Sunday, December 16, 2012

Row-house concept - looking back

As we've been experimenting with different row-house arrangements around the front vs rear kitchen location, we are finding that a second great organizational paradigm is an equally critical factor. This would be the matter of a longitudinal or transverse staircase.

What is important to us here is that we are trying to devise a plan that will work well in a range of lot widths. This is a limitation imposed by the mission to make a stock plan or a row house - a single design for multiple situations.

In traditional Philadelphia row-houses there are some common patterns. It is not unusual to be confronted by the stair just inside of the front door. In larger townhouses this actually was a benefit to later conversions to apartments. In smaller homes this longitudinal stair if closer to the rear would deposit you at the back of the house on the second floor. The net impact on the second floor was a double wide circulation zone at the rear of the house that reduced the available width of a rear bedroom. This is not prohibitive, but just a factor that has a greater impact on a narrow house.

This is an approximate floor plan of an 1800s era 3 story row house rented by a friend. It was completely rehabbed at some point in time, and the partitions and room uses are not original to the house.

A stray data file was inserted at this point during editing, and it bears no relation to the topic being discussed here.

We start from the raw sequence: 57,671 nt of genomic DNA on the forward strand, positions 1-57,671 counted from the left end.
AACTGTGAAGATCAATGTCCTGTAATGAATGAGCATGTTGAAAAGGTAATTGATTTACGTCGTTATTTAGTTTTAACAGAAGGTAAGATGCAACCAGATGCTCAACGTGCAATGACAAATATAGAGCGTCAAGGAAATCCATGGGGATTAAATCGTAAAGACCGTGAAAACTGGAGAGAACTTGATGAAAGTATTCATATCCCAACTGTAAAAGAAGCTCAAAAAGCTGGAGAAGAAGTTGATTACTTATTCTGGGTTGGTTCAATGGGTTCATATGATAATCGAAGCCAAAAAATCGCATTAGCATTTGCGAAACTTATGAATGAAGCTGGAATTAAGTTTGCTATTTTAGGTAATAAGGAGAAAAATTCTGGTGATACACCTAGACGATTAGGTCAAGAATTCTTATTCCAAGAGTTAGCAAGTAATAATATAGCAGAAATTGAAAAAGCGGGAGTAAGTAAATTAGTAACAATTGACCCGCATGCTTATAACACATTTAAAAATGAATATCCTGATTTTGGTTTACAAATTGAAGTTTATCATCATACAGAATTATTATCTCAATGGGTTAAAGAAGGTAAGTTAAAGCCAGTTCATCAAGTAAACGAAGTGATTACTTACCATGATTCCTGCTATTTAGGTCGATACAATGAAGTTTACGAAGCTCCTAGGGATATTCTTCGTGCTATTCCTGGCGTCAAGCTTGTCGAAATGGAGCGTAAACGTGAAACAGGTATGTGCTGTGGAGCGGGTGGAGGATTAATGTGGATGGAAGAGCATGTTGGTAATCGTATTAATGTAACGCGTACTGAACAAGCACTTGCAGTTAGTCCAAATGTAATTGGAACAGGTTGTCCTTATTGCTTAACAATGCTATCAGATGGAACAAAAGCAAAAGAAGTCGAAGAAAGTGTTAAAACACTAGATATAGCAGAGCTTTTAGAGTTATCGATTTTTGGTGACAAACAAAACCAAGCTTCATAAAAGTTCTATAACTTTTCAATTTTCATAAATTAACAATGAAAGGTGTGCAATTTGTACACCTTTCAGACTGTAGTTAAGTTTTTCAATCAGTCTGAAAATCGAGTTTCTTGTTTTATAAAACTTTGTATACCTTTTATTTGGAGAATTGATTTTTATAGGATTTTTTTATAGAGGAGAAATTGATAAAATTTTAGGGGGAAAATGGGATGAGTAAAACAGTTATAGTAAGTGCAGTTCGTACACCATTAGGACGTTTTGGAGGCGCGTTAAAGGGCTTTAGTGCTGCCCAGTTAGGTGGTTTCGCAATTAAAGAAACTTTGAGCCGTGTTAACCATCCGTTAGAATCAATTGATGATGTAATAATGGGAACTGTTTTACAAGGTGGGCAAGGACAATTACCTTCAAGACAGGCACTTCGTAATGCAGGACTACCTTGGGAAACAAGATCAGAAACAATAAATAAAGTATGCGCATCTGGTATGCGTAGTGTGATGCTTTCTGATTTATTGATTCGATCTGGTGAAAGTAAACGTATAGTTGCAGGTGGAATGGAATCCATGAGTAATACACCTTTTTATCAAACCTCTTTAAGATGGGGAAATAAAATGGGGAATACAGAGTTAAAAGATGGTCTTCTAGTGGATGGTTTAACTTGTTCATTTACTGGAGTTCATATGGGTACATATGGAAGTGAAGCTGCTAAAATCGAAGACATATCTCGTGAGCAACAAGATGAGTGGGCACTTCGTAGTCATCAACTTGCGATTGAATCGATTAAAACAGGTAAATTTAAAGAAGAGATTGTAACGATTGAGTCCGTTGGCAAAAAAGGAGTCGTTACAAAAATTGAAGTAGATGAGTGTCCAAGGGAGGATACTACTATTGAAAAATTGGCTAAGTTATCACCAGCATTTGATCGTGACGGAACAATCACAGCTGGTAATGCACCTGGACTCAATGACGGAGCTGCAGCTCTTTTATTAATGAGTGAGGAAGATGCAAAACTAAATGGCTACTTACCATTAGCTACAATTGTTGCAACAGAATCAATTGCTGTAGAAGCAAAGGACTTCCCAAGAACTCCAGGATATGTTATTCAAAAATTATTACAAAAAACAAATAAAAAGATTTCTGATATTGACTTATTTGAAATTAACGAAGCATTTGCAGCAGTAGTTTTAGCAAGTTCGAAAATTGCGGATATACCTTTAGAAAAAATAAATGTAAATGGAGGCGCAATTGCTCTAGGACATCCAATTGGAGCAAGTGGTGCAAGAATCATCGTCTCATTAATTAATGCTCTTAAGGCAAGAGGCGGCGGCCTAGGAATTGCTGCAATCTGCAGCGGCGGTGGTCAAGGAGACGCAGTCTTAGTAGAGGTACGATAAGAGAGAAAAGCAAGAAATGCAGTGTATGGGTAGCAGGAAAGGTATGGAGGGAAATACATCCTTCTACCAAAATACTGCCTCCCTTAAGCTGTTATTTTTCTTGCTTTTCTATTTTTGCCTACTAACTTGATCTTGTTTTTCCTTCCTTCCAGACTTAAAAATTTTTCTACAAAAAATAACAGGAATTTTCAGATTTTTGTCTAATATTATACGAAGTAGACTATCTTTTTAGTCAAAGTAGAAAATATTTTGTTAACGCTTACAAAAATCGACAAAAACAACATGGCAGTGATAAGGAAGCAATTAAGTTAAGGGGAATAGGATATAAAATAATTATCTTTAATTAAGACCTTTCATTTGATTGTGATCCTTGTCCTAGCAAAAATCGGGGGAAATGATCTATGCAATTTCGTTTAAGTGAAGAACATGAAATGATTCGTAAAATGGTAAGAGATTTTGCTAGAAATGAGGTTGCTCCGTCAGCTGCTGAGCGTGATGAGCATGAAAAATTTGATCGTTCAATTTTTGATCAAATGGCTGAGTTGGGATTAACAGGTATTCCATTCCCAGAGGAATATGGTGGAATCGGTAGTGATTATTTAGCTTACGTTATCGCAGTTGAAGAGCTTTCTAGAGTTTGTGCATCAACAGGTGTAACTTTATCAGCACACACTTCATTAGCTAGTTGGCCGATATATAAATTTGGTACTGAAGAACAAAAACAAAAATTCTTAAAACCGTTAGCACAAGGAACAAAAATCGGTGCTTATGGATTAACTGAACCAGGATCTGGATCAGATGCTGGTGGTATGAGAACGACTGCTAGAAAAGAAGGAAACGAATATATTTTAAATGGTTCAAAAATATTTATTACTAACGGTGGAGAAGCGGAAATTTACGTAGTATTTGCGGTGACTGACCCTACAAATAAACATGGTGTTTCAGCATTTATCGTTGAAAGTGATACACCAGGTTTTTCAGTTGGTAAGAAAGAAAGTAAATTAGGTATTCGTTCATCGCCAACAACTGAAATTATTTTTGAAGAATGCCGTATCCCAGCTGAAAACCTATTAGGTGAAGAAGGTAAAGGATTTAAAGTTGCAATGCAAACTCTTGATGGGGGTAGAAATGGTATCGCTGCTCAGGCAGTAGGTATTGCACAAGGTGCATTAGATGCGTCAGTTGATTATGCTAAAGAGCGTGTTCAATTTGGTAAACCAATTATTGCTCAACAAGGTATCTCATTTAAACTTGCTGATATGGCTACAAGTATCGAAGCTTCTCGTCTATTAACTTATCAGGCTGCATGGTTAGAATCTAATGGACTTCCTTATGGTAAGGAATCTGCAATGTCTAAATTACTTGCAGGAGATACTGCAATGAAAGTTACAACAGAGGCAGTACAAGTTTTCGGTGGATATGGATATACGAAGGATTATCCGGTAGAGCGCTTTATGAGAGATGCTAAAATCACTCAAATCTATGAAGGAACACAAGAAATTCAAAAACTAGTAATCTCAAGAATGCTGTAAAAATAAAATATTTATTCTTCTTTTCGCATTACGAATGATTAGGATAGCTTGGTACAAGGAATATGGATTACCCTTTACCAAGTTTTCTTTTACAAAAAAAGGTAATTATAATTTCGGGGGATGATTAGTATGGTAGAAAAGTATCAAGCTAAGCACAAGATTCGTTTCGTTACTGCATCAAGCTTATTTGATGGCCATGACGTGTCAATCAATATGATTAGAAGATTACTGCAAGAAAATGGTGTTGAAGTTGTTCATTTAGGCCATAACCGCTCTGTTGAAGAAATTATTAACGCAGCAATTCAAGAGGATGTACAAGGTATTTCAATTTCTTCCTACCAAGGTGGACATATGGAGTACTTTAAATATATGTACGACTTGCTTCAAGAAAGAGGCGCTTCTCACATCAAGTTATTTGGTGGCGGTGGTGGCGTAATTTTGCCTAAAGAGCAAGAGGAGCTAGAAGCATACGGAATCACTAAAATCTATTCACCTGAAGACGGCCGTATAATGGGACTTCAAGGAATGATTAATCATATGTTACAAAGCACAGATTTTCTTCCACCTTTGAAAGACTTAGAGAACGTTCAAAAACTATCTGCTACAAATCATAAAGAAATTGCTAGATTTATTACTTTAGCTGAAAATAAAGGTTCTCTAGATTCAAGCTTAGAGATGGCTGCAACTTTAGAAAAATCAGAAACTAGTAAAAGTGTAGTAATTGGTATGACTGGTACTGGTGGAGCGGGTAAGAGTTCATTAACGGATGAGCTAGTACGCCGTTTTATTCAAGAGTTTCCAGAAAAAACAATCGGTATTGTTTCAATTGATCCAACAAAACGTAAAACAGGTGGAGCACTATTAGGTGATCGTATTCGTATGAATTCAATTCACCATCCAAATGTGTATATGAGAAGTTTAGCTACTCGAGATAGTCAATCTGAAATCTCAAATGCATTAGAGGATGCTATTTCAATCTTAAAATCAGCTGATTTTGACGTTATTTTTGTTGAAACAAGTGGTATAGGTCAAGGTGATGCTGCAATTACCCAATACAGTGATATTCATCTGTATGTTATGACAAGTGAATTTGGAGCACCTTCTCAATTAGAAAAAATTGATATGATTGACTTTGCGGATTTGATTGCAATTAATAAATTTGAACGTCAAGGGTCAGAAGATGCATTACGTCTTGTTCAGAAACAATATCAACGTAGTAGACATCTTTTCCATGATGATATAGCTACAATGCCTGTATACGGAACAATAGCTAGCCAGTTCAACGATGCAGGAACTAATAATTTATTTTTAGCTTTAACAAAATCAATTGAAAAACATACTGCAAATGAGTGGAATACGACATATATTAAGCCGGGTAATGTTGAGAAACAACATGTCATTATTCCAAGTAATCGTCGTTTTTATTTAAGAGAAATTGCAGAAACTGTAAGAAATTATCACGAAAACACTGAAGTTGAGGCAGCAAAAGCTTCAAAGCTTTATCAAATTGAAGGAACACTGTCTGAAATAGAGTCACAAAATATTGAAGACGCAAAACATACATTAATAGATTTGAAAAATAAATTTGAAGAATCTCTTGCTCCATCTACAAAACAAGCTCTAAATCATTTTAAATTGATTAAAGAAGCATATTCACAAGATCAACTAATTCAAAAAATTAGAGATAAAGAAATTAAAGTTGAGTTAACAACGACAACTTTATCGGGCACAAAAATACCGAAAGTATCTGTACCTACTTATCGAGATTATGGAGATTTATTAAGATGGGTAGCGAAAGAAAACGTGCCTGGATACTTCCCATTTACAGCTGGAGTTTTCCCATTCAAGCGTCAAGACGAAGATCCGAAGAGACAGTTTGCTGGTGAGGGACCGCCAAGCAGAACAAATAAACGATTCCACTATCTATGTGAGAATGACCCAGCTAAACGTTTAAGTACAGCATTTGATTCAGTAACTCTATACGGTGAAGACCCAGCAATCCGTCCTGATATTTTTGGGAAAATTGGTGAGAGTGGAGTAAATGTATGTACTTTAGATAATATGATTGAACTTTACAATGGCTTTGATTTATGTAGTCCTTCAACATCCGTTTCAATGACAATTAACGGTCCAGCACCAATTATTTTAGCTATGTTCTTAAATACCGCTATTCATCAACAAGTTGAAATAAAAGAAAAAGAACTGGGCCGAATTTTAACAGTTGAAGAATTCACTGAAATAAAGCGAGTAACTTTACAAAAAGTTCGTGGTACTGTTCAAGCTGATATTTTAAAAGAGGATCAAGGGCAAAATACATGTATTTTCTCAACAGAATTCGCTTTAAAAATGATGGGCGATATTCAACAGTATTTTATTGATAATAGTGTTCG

Transverse stairs are more unusual in these old houses but you can find examples. More common is a hybrid transverse stair plan which was often a feature of deep townhouses that also included an inset on the rear half of the house. The inset let light into the depths of the house, and this kind of transverse stair was also used to offset the rear floor levels from the front half of the house. In these cases the front half of the house might also have higher ceilings and a taller floor to floor dimension. The stair in these examples begins facing the front of the house, but then turns transverse and occupies the space between the front and rear halves of the house, with the mid landing used to resolve the change in floor level.

This is an existing condition plan of an 1800s era row house with an in-set rear from a past project. While the room use is not original to the house, the stair and overall configuration of the house remains.

I don't think it makes sense to directly adopt either of these approaches, but they are revealing about the limitations each approach can project on the rest of the house. The longitudinal stair can impose on the width of the upper level, but makes the opportunity for a loft like open plan ground floor. Where as the transverse stair can be more friendly to the second floor, it does divide the ground floor into distinct spaces. Ultimately both schemes can run out of space if the house becomes too narrow, so there will be a practical limit to the viability of a variable width house design.

1 comment:

  1. The longitudinal staircase is the cause of a common structural problem. The large hole in the floor does not provide bracing for the exterior (party) wall. If two units are mirrored about a party wall, there is a portion of wall that is not braced from either side and often has stability issues. The worst case of this is a common renovation for apartments where a new transverse stair is put in the front. This often leads to the front wall becoming unstable. Thanks for the post.